Here We Go Again – The Road to a Continuing Resolution
What it Means
Well, it was too good to last. Most FY19 spending bills flew through the system with relative ease last year, largely owing to the existence of a budget agreement at the beginning of the process. While the border wall caused some theatrics, defense and MILCON/VA were completed and in place by the start of the fiscal year (October 1st). That smooth process will not repeat this year.
That said, the FY20 process has been moving along quickly since the FY20 President’s Budget arrived to Congress in mid-March. Although the “PresBud” came later than expected and was received with dubious support, the legislative process of converting that budget “input” into legislative “outputs” (bills) kicked into high gear immediately. As we speak, meetings continue to take place across Capitol Hill with staff members from individual and committee Congressional offices. Assisting with and orchestrating these meetings are thousands of lobbyists, preparing and guiding clients to the correct place in the process in order to make a case for their requested policy or funding “outputs.”
What can we expect in the coming months?
Committees have begun to announce their subcommittee and full committee markup schedules; the first opportunity for Congress to publicly declare its initial view of the President’s “input.” Markups will begin at the end of April and run through the beginning of June across all oversight committees.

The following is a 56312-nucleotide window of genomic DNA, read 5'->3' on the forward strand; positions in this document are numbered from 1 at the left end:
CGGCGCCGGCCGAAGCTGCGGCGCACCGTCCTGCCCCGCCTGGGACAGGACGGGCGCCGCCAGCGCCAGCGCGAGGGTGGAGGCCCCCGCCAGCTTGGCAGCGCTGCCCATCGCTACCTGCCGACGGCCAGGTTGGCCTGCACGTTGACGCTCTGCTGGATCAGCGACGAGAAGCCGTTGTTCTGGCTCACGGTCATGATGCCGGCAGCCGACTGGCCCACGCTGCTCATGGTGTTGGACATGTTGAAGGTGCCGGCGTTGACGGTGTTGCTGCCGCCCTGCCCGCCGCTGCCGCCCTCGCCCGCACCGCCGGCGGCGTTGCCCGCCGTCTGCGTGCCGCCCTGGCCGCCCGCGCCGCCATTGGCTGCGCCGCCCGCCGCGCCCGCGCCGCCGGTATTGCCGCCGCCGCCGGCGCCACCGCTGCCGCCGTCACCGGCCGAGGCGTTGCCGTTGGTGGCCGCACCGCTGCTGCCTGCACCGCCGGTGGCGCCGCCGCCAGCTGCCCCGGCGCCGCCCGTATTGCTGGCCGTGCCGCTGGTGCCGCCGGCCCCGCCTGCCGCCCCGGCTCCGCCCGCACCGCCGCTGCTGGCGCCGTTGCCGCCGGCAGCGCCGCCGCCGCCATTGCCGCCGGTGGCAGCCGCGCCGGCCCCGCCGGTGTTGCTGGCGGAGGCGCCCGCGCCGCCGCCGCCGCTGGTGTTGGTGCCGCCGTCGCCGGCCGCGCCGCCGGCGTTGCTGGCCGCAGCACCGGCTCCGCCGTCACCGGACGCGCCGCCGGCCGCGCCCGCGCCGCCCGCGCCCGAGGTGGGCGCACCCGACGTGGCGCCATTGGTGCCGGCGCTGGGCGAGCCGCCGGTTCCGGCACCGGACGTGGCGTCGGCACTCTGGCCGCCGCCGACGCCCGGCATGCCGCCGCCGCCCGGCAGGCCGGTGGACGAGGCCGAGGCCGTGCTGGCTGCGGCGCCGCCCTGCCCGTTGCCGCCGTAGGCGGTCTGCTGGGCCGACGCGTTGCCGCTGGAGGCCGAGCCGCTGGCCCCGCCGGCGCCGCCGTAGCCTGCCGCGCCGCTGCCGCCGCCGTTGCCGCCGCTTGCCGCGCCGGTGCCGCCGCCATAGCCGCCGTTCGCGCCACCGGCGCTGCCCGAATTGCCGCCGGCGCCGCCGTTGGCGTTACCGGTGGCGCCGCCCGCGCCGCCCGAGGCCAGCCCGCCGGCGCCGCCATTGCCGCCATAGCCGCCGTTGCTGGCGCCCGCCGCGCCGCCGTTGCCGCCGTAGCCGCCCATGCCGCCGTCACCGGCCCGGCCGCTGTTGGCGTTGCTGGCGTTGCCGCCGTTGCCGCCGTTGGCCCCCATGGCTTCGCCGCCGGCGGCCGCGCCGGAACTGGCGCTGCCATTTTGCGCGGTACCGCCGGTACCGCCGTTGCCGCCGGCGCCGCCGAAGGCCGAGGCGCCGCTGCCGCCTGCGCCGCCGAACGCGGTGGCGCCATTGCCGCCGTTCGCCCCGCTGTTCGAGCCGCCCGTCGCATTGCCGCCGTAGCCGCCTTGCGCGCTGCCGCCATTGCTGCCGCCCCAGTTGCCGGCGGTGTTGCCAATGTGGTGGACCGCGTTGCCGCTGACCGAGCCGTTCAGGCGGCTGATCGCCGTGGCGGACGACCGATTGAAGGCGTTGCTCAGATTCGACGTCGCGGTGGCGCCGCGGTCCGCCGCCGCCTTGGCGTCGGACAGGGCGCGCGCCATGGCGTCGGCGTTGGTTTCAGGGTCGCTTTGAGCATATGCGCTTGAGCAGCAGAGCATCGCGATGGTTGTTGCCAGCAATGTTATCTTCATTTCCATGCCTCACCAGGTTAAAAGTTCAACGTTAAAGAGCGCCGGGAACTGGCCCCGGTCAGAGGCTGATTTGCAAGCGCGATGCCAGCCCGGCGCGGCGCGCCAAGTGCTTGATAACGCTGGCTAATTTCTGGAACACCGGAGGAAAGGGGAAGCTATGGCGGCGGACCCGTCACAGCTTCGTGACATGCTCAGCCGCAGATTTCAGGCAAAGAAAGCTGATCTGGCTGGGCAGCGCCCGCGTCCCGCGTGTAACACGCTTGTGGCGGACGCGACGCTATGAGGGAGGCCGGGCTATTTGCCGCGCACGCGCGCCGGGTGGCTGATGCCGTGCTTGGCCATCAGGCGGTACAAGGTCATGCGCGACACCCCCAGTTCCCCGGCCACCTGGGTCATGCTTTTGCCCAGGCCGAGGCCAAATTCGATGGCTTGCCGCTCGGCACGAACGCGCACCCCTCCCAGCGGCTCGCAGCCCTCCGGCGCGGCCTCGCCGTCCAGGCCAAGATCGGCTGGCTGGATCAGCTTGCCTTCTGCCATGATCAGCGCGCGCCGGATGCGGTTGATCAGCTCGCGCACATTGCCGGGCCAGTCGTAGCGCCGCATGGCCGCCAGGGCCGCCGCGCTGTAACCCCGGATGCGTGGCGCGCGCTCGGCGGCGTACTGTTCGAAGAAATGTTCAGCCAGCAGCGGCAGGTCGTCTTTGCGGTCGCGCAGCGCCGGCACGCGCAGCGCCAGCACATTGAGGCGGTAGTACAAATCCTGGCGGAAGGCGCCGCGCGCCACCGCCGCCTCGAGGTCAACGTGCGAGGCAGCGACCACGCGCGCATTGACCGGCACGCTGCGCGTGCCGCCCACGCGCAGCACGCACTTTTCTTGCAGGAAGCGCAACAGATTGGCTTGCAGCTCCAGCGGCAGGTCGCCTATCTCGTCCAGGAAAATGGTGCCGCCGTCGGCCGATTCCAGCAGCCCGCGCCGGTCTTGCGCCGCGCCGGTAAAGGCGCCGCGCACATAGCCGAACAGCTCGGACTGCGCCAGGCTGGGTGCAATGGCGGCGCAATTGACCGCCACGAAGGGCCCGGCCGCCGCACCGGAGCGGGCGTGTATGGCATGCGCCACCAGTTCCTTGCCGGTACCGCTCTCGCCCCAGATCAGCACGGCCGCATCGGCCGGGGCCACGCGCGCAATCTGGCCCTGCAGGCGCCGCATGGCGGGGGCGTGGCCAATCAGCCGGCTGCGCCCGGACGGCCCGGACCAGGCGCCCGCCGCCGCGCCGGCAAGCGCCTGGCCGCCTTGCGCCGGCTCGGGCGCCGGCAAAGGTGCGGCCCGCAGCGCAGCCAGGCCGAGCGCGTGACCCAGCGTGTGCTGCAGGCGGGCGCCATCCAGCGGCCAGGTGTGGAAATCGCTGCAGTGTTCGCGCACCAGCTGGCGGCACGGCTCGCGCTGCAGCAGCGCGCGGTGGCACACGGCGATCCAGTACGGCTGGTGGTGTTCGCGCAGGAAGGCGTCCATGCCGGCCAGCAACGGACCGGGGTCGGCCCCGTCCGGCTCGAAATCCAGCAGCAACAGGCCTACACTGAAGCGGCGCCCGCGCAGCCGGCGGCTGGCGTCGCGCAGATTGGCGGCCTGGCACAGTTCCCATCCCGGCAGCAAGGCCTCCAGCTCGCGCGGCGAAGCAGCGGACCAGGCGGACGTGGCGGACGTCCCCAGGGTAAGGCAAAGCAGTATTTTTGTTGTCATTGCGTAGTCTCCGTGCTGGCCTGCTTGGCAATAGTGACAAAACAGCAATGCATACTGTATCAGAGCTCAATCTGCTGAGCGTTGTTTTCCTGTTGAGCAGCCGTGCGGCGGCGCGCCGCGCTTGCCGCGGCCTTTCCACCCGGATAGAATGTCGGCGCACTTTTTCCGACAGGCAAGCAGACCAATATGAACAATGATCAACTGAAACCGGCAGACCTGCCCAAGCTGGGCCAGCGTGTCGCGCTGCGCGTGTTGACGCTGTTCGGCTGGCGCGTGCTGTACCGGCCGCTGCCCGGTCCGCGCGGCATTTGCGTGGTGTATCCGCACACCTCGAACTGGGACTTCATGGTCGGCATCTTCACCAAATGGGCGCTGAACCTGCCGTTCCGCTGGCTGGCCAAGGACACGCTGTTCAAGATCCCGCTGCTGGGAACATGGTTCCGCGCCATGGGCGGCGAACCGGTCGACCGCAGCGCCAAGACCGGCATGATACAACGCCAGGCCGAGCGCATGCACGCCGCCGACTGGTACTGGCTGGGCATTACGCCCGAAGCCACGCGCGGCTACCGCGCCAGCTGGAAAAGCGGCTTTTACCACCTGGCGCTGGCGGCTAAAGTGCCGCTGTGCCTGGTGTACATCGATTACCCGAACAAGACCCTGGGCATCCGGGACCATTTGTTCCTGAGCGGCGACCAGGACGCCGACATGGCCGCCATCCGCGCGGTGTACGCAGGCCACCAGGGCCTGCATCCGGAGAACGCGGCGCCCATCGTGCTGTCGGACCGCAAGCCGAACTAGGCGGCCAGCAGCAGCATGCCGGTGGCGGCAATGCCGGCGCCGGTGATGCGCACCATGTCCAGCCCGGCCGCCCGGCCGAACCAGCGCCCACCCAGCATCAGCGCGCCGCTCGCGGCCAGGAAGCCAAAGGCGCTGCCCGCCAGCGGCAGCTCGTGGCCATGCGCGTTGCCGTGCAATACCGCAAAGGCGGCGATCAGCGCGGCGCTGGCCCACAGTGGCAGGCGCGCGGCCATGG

By the July 4th break, we’ll have a general sense of where the House and Senate each stand on major issues, but it is not likely the two chambers will have agreed upon a “topline” budget number by that time. The House, the Senate and the President all have a slightly different figure they believe is required to fund the government for FY20. Without a common topline number, bills will move through the House and Senate only to then sit and wait, and likely wait some more, while the political dynamics play out.
What will be the key issue that grinds the legislative process to a halt during the summer?
The quick answer is, it’s too soon to know for sure. But, there are a number of candidate issues: responses to Congressional subpoenas, the release of Mueller Report details, immigration, and health care reform all have the potential to slow the process while simultaneously producing leverage.
What can you do now?
Know that your government “customer” likely has a backup plan in mind come October when they find themselves living under a Continuing Resolution (CR). Are you a part of that plan?
***Now is the time to engage with your “customer,” to discuss how and why you should fit in to their year-end plan.***
 There are roughly 14,000 registered federal lobbyists representing every aspect of your life that is impacted by the federal budget